On June 14th and 15th, MCC Washington Office had the pleasure of hosting a delegation of leaders from the Peace Commission of the Evangelical Council of Colombia (CEDECOL). CEDECOL represents around 70% of the Protestant, evangelical, and Anabaptist churches in Colombia. For over 60 years, the Commission has been active in the work of peace, justice, and human rights in the midst of the violence in Colombia. They also document cases of human rights violations against Protestant and evangelical churches in an annual report, A Prophetic Call.
The delegation had an extremely busy but fruitful two days in D.C. They visited Senate offices, met with State Department officials, spoke at an ecumenical lunch, held a house briefing, and even fitted in a tour of the Martin Luther King Jr. Memorial! At each place, the delegation discussed the violence, human rights violations, displacements, threats, forced disappearances and assassinations faced by the communities they work with.
Colombia is often portrayed as a peaceful country where violence and troubles are things of the past. As our delegation attested, the present reality is not so simple. The churches and communities that CEDECOL work with are facing enormous hardship, and in need of international support. In particular, two aspects of concern were highlighted:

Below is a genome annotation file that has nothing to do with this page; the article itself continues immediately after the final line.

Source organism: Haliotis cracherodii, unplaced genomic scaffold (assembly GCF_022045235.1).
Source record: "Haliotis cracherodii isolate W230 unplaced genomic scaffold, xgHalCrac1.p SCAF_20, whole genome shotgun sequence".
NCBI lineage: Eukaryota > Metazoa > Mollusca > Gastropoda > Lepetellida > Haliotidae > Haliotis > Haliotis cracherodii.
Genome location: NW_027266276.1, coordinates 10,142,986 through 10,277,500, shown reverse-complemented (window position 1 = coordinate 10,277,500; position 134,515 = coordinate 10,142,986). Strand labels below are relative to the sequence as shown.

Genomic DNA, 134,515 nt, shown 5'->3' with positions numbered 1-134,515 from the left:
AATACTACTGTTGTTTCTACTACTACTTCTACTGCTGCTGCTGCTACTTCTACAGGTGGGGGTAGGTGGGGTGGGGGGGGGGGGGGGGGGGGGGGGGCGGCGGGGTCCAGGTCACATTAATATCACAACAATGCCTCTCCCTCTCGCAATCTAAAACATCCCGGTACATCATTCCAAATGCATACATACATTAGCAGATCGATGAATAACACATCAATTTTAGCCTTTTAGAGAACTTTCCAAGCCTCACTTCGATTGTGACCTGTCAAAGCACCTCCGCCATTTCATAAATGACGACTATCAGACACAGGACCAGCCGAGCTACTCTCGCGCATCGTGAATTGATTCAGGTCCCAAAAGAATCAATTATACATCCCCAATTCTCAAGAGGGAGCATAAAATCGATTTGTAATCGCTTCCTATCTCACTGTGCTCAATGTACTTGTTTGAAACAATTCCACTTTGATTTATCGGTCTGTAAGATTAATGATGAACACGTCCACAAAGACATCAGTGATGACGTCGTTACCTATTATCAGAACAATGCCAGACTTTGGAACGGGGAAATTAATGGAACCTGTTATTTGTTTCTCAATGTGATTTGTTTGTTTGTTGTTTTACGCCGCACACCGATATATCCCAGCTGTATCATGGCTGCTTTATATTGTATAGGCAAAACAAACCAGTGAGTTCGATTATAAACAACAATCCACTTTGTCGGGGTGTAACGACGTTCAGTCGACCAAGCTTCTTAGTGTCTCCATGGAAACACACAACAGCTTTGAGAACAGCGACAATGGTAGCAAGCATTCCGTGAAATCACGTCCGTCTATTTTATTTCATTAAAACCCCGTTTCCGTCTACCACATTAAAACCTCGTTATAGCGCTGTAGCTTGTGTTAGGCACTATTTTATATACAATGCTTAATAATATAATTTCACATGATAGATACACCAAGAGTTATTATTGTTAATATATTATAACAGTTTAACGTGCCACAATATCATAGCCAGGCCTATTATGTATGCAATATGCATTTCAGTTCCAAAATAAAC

- U.S. military aid to Colombia has been detrimental. CEDECOL would like to see an end to military aid, as well as the attachment of strong human rights conditions to existing aid.
- The churches in Colombia support a negotiated end to violence and conflict. As such, Protestant and evangelical churches want to participate in a peace process as a member of Colombia’s civil society. Any dialogue or peace negotiations with armed groups is currently limited only to the President of Colombia and the hierarchy of the Catholic church.
For more information about CEDECOL and short biographies of the delegation that was here, see this document.